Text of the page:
Best DIY Headlight Restoration Tips

If you like a hands-on approach, then this is a post addressed to you on the best approaches to restoring your own headlights. We approach restoration from a basic procedure to a highly technical one.

Buffing with a cloth and compound

cloth wiping headlight

This covers restoration using toothpaste, baking soda mixed with vinegar, and rubbing compound. The principle here is to eliminate oxidation/haziness with little consumption of resources. Toothpaste has tiny granules in it, and so does a mixture of baking soda and vinegar. The granules act as a sanding agent when rubbed on a headlight using a cloth. This removes the oxidation and makes your headlight clear again.

This method works well if the oxidation is light; if it is heavy, you might need to get more aggressive.

Other techniques use WD40, wax, or just applying something to the headlights and making them clear. This method covers the whole issue without addressing the oxidation and once the clear agent is off, the headlights are back to being hazy.

Bear in mind that there is no protection against UV using this practice soon they will get dull again within days.

DIY Restoration kits


There are plenty of restoration kits available. Whichever you choose, they should cover the main principles when restoring headlights: correction (sanding), restoration, and protection. Without these being covered, then your restoration will not last.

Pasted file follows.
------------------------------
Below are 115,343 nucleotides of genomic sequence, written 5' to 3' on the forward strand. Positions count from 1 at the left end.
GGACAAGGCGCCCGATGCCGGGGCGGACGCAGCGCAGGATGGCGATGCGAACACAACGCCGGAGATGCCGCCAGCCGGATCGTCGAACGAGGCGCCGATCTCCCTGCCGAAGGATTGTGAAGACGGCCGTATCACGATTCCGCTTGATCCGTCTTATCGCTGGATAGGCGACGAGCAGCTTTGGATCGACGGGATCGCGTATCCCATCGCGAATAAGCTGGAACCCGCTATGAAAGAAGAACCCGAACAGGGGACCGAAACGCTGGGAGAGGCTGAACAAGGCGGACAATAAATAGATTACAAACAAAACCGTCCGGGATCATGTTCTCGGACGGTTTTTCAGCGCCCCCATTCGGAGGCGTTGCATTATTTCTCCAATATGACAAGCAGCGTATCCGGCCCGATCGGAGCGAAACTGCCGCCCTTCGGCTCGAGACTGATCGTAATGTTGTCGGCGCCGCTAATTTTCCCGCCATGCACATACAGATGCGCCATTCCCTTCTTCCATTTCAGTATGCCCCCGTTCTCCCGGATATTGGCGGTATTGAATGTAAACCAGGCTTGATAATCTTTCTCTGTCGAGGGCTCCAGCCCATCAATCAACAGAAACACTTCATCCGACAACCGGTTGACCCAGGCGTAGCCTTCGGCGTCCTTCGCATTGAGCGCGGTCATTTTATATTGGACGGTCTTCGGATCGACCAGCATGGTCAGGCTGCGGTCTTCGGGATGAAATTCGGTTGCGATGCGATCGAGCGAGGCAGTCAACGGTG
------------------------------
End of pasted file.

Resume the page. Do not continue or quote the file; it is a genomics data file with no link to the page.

Ensure that you have seen a tutorial of the restoration process using the kit to help you successfully conduct the process. Most kits are good enough, and the results should last up to a year before restoring them again.

DIY Permanent restoration

before after headlight restoration

Similar to that of professional practice, only you can do it yourself. The process requires a bit of skill, so if you are not confident enough, be sure to visit a professional.

You will need:

  • Sandpaper sheets for wet sanding grit 400, 600, 1500, and finally 2500
  • Painters tape or masking tape
  • Water in a bucket
  • Two towels, one for wiping the headlight when sanding and the other for cleaning the headlight before spray painting
  • Rubbing alcohol
  • Plastic or Paper covers for your car
  • Clearcoat with UV protection

There is a good tutorial on how to do this. You can have a look and follow the instructions. This process will have the best results. It will last for years, and the headlights will be as good as new.

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